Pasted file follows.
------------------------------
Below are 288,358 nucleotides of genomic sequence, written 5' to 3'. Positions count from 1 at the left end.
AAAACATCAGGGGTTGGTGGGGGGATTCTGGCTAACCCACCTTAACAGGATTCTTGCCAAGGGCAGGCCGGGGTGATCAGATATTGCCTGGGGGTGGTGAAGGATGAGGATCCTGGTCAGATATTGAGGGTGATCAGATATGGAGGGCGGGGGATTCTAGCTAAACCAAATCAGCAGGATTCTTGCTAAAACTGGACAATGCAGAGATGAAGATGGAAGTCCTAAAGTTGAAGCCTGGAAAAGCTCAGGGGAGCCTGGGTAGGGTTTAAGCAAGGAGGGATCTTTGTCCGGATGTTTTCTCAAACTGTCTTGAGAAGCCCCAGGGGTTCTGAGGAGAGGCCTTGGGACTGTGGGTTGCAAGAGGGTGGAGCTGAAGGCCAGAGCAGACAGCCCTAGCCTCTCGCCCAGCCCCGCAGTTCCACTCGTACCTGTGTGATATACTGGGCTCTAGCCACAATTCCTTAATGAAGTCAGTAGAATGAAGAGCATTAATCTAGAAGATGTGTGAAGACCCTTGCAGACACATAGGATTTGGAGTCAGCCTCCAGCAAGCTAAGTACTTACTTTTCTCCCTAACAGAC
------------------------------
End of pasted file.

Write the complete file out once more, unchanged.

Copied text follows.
Below are 288,358 nucleotides of genomic sequence, written 5' to 3'. Positions count from 1 at the left end.
AAAACATCAGGGGTTGGTGGGGGGATTCTGGCTAACCCACCTTAACAGGATTCTTGCCAAGGGCAGGCCGGGGTGATCAGATATTGCCTGGGGGTGGTGAAGGATGAGGATCCTGGTCAGATATTGAGGGTGATCAGATATGGAGGGCGGGGGATTCTAGCTAAACCAAATCAGCAGGATTCTTGCTAAAACTGGACAATGCAGAGATGAAGATGGAAGTCCTAAAGTTGAAGCCTGGAAAAGCTCAGGGGAGCCTGGGTAGGGTTTAAGCAAGGAGGGATCTTTGTCCGGATGTTTTCTCAAACTGTCTTGAGAAGCCCCAGGGGTTCTGAGGAGAGGCCTTGGGACTGTGGGTTGCAAGAGGGTGGAGCTGAAGGCCAGAGCAGACAGCCCTAGCCTCTCGCCCAGCCCCGCAGTTCCACTCGTACCTGTGTGATATACTGGGCTCTAGCCACAATTCCTTAATGAAGTCAGTAGAATGAAGAGCATTAATCTAGAAGATGTGTGAAGACCCTTGCAGACACATAGGATTTGGAGTCAGCCTCCAGCAAGCTAAGTACTTACTTTTCTCCCTAACAGAC